If you are lucky enough to amass property during your lifetime, you should make arrangements for who will inherit it after your death. In Florida, you can create a will to choose your beneficiaries. If you don't have a valid will, your estate may pass according to Florida's intestate succession laws to people you may not want to inherit your property.
Writing a Valid Will
A will sets forth how your property will be distributed after death. It may also name an executor, called a personal representative in Florida, who is responsible for administering the estate. To be valid under Florida law, a will must be in writing and you must be at least 18 years old and mentally competent when you create it. State law requires you to acknowledge and sign the document in the presence of two witnesses, who must also sign it.
A Spouse's Inheritance Rights
Florida law does not permit you to disinherit a surviving spouse. If you leave your spouse completely out of your will, whether intentionally or inadvertently, your spouse is still entitled to inherit from the estate under the law. This right of election must be made no later than six months after your surviving spouse is notified that the estate is being processed by the probate court, or within two years after your death, whichever is sooner. The Florida probate court will award your spouse's inheritance, called the elective share, out of the estate assets before distributions to any other beneficiaries are made. Under Florida law, a spouse's elective share is 30 percent of the value of the entire state.
Inheritance Through Intestate Succession
If you die without a valid will, your estate will pass according to the state's intestacy laws. In Florida, your surviving spouse inherits your entire estate if there are no surviving children, or if any children also are your surviving spouse's children. If you are survived by children who are not those of your surviving spouse, your spouse inherits half of the estate and the children inherit equal shares of the remaining half. If there is no surviving spouse, your children inherit equal shares of the entire estate. If there is no surviving spouse or children, intestate succession requires distribution of the estate to other surviving family members, such as parents or siblings. If no family members survive or can be located, the entire estate goes to the State School Fund of Florida.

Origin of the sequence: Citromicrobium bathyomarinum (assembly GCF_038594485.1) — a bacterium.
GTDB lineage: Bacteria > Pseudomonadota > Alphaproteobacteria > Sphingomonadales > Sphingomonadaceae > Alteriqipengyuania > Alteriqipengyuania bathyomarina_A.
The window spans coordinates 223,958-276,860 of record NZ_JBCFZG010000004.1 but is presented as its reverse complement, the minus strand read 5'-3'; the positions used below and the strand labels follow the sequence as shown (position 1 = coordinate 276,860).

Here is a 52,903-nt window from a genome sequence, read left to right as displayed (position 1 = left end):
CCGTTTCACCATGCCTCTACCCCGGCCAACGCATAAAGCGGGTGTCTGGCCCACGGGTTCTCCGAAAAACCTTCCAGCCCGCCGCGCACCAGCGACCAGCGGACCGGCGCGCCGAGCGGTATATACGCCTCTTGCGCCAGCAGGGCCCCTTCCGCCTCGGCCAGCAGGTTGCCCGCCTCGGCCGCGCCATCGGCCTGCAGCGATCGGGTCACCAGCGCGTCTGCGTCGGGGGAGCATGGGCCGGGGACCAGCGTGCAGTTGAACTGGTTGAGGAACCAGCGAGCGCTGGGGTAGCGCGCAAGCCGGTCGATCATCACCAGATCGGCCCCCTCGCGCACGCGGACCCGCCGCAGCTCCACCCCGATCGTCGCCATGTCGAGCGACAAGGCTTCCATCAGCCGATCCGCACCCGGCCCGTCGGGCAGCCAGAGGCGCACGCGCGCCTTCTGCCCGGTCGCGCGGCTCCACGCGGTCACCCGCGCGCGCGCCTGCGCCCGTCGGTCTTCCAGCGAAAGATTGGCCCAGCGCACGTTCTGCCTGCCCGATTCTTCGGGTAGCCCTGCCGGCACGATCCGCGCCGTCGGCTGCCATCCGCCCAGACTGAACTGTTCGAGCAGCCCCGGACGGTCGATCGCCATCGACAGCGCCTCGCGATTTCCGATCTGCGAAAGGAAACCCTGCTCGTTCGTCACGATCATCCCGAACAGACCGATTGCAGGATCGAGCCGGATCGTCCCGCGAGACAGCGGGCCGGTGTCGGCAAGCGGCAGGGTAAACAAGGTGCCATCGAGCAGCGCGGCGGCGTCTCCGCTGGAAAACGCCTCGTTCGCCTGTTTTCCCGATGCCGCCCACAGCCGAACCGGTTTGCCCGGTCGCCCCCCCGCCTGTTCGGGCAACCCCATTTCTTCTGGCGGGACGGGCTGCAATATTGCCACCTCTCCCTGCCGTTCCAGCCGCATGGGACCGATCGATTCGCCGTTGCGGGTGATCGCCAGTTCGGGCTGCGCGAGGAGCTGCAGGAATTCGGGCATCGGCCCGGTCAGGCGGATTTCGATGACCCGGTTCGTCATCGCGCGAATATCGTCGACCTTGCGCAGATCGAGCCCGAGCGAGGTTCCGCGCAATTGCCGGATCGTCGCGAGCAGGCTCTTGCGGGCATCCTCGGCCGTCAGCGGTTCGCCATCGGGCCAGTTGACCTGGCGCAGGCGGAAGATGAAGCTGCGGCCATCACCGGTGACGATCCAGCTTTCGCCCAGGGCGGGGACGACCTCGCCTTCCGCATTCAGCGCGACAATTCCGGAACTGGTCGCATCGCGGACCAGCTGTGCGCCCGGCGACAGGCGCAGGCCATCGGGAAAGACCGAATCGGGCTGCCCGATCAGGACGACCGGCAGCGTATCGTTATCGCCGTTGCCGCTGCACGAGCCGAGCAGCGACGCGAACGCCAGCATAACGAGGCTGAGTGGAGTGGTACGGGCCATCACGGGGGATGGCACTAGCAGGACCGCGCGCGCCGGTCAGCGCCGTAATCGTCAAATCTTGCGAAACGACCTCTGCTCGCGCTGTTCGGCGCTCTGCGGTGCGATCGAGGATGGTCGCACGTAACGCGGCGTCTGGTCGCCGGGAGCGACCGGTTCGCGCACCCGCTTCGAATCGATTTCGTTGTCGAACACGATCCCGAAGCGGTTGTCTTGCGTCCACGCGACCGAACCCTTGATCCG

Read More: The Effect of Abandonment of Heirs on Intestate Succession
Some estate assets already have a designated beneficiary. All property owned jointly by husband and wife, known as tenants by the entirety, automatically passes to the surviving spouse upon the death of the other. The same is true for any property owned jointly with a right of survivorship with parties other than a spouse. If, for example, three siblings owned a vacation property jointly with a right of survivorship, the deceased sibling's share would be split equally among the surviving siblings. Other non-probate assets include life insurance policies with named beneficiaries and bank accounts classified as payable or transferable upon death.
Bernadette A. Safrath is an attorney who has been writing professionally since 2008. Safrath was published in Touro Law Center's law review and now writes legal articles for various websites. Safrath has a Bachelor of Arts in music from Long Island University at C.W. Post, as well as a Juris Doctor from Touro College.